The summer of '05 continues to be one big stretch of quicksand for Hollywood, as picture after picture disappoints then disappears. Dreamworks' The Island (see "Movie review: The Island"), which cost $124 million, opened to a dismal $12.1 million box office on a weekend that saw all movies in theaters gross 9 percent less than the same period last year (see boxofficemojo.com).
Perhaps studio execs, flummoxed (and even panicked?) by an eroding appeal, should convene a big think and ask what is going on. One speculation: The public knows there's a war going on, but Hollywood doesn't. As we approach the fourth anniversary of 9/11, not a single major motion picture has been released that honors the soldiers, sailors, airmen, and marines who are fighting the distant battles, or the terrorist trackers at home.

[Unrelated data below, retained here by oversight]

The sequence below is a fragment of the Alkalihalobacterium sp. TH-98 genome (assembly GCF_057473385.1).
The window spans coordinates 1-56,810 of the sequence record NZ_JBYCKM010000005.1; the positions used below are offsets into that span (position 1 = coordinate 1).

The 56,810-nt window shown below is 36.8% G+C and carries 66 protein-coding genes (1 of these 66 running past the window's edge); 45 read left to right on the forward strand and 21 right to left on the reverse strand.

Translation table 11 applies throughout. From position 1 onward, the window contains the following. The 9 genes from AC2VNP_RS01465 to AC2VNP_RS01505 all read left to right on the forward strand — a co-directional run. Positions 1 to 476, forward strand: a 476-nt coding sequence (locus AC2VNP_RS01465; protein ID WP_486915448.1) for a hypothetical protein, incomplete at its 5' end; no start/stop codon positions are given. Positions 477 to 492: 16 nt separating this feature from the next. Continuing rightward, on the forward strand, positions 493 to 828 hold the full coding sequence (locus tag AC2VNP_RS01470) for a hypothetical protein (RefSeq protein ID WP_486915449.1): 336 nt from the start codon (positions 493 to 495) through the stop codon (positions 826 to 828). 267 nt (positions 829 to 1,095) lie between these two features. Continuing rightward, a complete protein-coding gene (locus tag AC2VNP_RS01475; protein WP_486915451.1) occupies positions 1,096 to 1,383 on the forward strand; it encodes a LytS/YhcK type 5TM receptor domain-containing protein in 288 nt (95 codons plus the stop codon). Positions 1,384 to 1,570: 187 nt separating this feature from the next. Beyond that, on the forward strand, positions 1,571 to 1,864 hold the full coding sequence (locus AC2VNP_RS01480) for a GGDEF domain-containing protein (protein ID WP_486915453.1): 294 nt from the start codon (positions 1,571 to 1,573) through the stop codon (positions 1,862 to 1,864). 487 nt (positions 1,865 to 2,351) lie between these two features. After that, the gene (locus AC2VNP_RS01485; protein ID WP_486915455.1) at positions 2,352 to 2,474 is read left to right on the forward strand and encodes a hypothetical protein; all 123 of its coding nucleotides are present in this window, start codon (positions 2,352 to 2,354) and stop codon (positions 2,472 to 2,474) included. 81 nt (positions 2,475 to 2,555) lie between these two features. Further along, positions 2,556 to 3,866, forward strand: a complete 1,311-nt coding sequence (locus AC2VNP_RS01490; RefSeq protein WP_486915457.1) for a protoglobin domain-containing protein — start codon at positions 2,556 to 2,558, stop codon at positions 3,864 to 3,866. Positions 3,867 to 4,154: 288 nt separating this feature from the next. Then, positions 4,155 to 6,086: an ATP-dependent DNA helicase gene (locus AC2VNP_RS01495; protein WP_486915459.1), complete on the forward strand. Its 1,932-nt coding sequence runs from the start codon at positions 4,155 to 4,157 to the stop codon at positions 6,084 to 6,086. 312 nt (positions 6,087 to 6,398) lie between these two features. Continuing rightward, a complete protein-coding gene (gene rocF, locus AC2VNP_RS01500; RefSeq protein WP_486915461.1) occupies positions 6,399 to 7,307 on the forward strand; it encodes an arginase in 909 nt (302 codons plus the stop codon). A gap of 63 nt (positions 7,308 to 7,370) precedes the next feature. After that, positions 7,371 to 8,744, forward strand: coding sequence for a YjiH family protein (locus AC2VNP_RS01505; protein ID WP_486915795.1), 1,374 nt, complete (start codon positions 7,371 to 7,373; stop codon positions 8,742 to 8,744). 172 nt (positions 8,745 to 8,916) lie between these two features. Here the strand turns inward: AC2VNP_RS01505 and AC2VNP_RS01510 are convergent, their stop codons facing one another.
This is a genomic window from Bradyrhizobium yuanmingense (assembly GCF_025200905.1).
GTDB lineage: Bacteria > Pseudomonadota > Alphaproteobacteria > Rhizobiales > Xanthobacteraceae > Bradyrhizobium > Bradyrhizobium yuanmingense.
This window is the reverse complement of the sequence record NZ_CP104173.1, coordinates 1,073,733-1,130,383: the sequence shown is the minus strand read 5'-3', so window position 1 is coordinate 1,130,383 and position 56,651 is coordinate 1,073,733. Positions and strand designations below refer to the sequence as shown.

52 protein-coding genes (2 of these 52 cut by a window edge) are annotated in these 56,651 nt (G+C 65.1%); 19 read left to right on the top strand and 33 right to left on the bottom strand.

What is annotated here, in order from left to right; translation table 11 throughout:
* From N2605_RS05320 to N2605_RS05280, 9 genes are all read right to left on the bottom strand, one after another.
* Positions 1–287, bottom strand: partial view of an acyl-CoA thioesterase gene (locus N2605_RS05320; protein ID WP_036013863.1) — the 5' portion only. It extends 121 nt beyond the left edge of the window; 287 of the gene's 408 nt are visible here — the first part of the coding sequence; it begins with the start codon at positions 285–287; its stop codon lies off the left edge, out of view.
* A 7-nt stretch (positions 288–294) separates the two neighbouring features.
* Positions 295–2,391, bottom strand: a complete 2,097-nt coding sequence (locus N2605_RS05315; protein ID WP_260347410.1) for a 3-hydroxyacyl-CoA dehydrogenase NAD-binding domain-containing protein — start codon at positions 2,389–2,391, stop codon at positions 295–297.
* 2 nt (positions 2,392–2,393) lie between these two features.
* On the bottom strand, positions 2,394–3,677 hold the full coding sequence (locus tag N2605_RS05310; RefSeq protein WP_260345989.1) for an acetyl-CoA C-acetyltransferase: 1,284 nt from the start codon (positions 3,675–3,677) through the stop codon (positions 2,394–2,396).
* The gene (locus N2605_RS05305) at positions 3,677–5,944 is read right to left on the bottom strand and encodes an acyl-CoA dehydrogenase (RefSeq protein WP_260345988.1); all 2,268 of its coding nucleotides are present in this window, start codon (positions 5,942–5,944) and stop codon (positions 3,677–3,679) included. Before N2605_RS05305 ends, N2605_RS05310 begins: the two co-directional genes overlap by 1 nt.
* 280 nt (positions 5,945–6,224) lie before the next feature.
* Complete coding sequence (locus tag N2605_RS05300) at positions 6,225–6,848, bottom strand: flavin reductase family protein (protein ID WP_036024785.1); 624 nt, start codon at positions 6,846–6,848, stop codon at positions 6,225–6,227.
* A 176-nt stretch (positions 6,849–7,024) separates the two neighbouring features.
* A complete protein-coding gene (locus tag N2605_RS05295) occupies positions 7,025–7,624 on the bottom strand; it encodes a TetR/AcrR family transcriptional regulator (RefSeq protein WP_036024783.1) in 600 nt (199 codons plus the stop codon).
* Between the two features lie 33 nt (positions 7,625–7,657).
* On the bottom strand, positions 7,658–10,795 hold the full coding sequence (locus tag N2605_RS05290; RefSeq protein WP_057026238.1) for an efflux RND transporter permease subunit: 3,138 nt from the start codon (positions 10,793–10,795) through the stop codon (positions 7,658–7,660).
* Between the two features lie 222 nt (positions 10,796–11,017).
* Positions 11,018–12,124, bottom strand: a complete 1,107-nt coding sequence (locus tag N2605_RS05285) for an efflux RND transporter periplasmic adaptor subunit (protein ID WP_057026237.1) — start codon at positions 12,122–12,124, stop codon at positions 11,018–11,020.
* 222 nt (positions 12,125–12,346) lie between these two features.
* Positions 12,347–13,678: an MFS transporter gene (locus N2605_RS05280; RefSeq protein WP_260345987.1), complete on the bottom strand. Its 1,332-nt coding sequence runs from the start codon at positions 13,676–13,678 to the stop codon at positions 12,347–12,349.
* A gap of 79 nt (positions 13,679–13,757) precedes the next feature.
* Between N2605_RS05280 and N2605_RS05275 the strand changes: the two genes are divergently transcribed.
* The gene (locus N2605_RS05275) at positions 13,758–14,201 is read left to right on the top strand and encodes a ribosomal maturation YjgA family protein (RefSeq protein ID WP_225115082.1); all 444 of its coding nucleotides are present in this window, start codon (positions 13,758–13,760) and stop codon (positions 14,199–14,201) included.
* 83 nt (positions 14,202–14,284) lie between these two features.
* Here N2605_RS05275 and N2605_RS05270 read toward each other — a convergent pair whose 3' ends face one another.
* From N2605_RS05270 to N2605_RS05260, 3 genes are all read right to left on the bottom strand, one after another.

Four years is a lot of time in which to make a movie. The war years of World War II saw the studios pump out "rally the public" flicks just like Detroit turned out tanks. Some of the titles: Flying Tigers, Casablanca, Wake Island, Guadalcanal Diary, Thirty Seconds over Tokyo, Sahara, Mrs. Miniver, Bataan, A Yank in the R.A.F., Objective Burma! and many, many more.
(In case you were wondering, of the nearly 90,000 tanks produced in the United States during WW II, the Detroit Arsenal Tank Plant built a quarter of them.)
The United States is still building tanks, but Hollywood isn't interested in films that support the Global War on Terror.
There are no doubt plenty of reasons why box office revenues are sagging, including a youth culture with so many more entertainment options. But the suits in the studios might ask themselves whether they are collectively sending a powerful message to that portion of the American public who understand the stakes and admire the troops.
And their shareholders might also ask: Could a movie about Pat Tillman or the battle for Fallujah or the special forces on horseback in Afghanistan or the march to Baghdad do worse than The Island?